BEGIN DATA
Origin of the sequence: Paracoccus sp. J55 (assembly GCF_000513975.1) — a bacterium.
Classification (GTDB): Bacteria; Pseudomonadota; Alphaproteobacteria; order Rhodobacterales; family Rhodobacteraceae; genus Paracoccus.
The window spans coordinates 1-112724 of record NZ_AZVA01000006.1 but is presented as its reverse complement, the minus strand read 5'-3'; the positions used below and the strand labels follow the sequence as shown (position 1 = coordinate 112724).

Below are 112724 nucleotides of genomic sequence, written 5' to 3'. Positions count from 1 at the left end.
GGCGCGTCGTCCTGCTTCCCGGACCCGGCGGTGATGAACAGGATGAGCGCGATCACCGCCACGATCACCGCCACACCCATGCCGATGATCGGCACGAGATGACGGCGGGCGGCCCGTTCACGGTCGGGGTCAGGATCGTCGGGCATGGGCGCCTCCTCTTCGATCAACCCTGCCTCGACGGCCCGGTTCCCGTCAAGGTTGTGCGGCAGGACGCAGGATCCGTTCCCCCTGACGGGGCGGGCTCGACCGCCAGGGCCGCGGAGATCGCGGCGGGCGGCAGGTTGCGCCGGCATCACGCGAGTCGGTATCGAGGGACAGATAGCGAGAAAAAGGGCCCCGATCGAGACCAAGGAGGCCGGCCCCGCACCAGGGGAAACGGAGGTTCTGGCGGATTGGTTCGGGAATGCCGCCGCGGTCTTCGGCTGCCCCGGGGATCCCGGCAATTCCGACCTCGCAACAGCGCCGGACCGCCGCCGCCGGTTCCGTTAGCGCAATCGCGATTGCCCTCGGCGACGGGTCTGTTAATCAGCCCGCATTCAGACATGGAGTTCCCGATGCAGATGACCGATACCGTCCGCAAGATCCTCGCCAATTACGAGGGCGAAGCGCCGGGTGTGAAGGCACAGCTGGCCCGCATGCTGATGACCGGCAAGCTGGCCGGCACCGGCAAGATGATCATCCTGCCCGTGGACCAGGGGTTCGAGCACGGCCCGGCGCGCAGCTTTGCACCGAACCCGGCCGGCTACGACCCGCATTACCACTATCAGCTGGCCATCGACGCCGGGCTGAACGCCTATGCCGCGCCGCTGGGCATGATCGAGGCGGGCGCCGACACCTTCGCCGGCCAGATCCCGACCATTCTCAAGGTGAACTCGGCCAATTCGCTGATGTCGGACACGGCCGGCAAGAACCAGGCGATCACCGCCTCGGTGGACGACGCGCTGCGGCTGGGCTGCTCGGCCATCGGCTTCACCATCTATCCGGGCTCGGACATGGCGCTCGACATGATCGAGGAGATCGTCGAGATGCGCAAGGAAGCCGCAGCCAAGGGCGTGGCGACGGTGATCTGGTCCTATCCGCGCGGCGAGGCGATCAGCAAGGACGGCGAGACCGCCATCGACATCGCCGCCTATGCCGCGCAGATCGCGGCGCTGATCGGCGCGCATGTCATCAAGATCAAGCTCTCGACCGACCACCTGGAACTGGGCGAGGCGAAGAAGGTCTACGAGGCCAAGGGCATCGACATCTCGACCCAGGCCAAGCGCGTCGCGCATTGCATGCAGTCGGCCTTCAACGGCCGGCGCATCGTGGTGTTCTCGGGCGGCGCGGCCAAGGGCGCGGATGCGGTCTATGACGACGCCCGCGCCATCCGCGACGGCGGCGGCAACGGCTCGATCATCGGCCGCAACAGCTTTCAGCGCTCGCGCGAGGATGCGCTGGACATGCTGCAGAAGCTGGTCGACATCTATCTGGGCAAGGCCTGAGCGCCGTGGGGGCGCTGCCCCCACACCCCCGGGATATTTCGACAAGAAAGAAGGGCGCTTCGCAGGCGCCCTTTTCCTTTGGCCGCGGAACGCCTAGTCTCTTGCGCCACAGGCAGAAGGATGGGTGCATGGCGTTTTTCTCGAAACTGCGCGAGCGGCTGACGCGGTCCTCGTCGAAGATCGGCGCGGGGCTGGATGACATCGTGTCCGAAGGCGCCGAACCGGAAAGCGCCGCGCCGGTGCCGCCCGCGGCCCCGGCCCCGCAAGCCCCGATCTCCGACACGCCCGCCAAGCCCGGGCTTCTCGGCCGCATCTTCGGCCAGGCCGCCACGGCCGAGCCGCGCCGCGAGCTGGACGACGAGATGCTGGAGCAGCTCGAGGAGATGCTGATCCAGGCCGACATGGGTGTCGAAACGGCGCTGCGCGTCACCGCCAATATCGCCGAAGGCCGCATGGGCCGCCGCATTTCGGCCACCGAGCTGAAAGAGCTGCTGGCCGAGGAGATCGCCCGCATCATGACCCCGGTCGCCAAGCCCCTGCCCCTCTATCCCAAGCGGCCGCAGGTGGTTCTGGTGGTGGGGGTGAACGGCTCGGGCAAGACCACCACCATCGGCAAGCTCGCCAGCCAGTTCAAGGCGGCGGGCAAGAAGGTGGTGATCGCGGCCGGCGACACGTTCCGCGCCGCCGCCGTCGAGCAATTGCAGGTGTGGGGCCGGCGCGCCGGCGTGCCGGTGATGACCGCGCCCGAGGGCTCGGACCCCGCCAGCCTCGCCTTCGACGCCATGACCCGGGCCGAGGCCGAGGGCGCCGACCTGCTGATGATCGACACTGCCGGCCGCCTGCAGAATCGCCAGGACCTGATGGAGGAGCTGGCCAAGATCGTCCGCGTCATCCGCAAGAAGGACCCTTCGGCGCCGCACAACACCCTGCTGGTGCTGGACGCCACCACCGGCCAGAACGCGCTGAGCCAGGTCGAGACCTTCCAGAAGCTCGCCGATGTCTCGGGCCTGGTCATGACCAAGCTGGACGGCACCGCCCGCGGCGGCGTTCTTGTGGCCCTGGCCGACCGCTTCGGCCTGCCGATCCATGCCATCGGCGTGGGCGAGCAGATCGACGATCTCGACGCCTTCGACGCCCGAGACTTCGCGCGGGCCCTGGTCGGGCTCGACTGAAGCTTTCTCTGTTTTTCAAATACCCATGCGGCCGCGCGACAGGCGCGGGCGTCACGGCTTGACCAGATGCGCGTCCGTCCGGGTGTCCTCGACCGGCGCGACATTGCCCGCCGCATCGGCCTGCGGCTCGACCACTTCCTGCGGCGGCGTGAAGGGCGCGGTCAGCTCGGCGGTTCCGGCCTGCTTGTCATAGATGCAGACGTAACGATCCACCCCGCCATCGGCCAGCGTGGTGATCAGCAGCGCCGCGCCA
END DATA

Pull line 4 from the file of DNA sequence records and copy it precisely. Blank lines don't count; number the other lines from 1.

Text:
Below are 112724 nucleotides of genomic sequence, written 5' to 3'. Positions count from 1 at the left end.